News of a new AWD wagon-esque/crossover-type vehicle from Subaru isn't exactly earth-shattering. That's what Subaru does best (well, that and rally cars). Getting excited about a new Subaru, though, means getting excited for new potential, even if you hardly ever use it. And the rest of the time (which is to say, most of the time) is a reasonably comfortable and pretty reliable ride, a comfy but not cushy five-door hatch with a decent amount of cargo space.
So what's the big deal about the Subaru Crosstrek? It is, essentially, a lifted Impreza Sport (and in fact, in other countries, the Crosstrek is just called the Impreza XV). The slightly goofy-looking wheel gap is the main visual differentiator between the former and the latter, but it serves a noble purpose -- if you ever go off-roading, it provides crucial ground clearance. Plastic trim panels protect the paint's most vulnerable areas from rocks and gravel. The suspension reportedly feels firmer than the base Impreza. In other words, roam with confidence, Subaru says.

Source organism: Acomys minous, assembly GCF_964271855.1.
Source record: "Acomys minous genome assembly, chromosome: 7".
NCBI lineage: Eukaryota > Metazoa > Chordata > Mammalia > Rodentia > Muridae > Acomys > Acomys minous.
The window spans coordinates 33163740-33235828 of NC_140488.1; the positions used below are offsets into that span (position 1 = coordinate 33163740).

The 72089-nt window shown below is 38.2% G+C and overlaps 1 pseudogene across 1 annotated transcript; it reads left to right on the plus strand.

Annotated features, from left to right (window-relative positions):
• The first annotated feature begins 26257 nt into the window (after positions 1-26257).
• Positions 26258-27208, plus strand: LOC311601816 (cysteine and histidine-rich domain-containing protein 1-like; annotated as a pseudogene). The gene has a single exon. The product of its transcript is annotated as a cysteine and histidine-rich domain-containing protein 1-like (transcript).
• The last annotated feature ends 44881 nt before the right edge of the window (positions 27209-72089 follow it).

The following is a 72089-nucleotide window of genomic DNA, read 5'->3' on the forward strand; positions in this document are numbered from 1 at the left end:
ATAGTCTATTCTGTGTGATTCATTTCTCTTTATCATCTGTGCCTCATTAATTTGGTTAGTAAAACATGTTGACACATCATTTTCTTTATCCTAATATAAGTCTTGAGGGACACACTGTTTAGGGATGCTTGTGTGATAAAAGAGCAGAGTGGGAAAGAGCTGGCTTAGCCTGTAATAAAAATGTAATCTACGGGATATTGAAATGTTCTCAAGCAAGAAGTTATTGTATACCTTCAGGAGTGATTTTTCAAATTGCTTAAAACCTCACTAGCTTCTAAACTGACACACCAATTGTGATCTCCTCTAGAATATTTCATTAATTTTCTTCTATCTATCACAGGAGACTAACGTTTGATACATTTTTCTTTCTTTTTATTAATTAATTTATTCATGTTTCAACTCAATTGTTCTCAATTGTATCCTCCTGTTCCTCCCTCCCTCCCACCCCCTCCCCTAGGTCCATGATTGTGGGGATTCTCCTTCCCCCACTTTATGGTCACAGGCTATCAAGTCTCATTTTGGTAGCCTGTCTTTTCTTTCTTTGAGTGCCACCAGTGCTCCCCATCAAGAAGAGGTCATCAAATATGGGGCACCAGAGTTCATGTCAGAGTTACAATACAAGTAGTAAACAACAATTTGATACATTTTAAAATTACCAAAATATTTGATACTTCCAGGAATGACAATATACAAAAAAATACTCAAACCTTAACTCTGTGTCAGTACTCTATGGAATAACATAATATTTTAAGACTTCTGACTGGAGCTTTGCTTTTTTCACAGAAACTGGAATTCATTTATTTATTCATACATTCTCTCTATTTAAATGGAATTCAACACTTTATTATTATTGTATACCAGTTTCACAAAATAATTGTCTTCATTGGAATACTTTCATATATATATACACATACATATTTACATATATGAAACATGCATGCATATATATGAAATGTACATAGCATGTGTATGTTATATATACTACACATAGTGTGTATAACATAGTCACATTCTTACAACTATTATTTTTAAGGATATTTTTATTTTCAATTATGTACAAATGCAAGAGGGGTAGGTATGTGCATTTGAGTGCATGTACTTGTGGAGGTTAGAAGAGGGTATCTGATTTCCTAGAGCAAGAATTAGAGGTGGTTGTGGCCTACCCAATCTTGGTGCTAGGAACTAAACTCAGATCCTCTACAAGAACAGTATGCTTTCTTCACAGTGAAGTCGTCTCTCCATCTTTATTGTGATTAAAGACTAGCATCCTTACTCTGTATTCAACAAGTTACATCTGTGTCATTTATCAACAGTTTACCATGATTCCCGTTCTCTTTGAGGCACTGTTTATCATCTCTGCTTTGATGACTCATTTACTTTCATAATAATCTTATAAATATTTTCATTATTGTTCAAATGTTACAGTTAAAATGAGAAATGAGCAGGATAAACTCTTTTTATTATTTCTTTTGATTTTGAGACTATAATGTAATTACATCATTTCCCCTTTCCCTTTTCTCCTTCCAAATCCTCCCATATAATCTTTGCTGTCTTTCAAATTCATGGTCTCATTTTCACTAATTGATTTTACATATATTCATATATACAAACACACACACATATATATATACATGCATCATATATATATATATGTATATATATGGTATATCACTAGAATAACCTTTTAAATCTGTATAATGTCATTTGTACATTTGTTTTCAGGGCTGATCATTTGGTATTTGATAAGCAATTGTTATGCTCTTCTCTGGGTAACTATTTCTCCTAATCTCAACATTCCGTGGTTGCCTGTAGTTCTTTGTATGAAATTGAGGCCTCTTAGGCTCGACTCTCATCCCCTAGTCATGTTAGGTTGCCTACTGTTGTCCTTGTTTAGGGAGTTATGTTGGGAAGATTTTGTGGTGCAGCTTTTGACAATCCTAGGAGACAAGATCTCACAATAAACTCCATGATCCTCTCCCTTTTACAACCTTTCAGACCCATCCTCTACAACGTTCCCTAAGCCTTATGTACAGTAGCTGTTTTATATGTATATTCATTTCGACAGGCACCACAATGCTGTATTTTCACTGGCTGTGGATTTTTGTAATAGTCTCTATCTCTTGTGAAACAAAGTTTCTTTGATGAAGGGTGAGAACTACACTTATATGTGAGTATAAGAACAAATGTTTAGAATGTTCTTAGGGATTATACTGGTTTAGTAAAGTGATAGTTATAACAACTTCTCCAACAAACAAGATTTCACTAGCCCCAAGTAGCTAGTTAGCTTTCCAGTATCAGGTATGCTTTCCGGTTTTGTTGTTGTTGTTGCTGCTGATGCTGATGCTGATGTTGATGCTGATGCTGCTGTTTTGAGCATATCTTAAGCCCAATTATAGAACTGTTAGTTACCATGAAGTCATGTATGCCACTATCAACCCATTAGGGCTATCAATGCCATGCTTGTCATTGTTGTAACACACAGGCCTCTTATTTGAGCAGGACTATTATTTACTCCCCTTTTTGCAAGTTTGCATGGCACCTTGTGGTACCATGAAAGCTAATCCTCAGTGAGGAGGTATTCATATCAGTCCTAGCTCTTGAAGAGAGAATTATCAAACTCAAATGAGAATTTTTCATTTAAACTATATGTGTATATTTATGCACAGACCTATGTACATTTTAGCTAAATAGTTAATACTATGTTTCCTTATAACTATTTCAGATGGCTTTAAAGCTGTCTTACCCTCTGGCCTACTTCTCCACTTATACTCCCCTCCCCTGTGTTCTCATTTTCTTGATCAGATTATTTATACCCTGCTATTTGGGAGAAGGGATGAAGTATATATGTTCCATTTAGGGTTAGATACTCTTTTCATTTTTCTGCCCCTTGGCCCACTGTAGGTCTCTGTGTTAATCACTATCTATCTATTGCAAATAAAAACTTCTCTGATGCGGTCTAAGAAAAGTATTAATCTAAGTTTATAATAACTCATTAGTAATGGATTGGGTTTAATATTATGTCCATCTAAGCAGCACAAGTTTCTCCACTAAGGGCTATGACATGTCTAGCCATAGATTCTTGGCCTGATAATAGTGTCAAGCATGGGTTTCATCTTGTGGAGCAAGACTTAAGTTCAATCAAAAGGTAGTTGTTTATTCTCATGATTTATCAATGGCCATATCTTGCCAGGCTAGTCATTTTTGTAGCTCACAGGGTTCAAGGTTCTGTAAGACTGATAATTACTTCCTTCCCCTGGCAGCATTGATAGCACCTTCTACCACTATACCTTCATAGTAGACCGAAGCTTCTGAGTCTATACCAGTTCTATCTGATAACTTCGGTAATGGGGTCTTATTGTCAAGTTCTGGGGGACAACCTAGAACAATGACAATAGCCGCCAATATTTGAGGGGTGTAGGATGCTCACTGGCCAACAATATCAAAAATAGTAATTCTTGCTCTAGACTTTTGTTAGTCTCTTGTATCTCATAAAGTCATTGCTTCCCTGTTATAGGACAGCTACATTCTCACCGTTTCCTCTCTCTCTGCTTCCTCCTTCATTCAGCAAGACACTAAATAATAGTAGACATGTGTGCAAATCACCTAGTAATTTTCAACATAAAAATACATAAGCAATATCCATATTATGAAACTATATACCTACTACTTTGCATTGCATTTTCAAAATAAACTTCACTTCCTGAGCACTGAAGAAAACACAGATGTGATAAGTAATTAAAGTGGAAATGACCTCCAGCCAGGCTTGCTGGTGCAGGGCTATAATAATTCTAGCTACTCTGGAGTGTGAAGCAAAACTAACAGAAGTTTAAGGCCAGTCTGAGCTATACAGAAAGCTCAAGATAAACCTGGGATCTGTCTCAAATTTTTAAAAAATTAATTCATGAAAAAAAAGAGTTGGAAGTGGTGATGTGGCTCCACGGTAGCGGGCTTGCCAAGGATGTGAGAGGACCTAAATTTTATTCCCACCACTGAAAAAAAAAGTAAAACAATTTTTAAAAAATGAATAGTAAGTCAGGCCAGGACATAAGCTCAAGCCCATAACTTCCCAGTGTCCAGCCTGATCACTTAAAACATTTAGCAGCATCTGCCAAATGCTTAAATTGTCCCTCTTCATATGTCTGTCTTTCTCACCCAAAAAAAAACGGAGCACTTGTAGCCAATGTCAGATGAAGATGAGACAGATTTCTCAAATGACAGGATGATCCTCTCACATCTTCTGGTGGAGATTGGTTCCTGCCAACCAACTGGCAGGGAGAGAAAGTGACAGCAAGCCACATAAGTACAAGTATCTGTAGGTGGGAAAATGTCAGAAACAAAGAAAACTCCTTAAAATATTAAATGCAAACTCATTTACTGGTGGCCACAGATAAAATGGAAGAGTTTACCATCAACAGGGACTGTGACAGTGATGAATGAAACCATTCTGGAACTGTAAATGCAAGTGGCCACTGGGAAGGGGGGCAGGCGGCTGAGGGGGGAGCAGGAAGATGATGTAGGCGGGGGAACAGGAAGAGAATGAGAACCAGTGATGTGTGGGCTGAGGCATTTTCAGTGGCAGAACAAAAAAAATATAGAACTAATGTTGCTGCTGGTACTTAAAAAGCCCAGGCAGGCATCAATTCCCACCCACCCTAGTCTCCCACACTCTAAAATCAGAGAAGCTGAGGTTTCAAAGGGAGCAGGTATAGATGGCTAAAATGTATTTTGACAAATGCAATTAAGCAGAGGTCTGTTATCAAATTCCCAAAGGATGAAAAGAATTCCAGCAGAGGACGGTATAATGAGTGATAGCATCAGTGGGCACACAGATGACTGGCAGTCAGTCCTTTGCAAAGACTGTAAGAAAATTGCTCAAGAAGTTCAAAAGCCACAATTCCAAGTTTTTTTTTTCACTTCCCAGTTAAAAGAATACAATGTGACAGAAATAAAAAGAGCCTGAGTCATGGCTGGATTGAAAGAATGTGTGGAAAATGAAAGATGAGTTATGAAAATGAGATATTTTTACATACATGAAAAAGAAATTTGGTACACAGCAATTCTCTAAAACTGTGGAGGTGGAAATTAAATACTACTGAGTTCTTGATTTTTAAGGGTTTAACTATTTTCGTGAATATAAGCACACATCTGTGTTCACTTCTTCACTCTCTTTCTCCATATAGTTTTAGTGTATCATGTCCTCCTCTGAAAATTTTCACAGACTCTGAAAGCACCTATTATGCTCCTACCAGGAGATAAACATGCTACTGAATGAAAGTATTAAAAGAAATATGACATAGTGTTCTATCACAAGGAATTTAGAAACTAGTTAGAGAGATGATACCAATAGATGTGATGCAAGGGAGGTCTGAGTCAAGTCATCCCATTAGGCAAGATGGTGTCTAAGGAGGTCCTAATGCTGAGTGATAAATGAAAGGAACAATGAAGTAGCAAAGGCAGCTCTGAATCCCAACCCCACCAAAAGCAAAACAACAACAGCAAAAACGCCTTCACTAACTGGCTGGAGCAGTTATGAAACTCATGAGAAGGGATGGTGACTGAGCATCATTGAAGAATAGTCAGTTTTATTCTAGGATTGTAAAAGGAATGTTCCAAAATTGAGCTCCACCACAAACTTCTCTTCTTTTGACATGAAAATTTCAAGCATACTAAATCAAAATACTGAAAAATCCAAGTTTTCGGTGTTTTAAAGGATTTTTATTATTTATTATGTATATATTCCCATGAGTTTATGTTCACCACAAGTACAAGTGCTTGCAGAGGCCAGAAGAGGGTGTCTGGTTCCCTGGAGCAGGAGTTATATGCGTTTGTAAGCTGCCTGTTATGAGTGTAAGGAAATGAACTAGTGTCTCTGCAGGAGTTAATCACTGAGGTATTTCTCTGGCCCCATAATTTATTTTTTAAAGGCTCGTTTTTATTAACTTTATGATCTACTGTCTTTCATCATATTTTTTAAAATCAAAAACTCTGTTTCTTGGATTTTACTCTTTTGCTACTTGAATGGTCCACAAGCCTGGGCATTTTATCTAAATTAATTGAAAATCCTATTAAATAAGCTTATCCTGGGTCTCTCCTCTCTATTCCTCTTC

EPA fuel economy estimates rate the Crosstrek as the most efficient AWD crossover available, but reviewers say that efficiency comes at a price. Although the body is attractive and comfortable, and Subaru's capabilities in the areas of sportiness and utility aren't to be underestimated, the engine and transmission are the Crosstrek's weak link. The CVT automatic transmission matches to the engine in an unpleasantly noisy way and saps the drivetrain of precious horsepower (the engine comes in at a scant 148-horsepower) [source: Neil]. The manual transmission option might provide a more satisfying driving experience, but it causes the EPA's fuel ratings to drop from 25/33 to 23/30.
Other than that, the Crosstrek is vacation ready. Go ahead, make fun of the roof rack. Joke that the Crosstrek looks naked without a surfboard or canoe. It doesn't matter -- even a Crosstrek that's temporarily de-accessorized is probably a Crosstrek that's had some good times.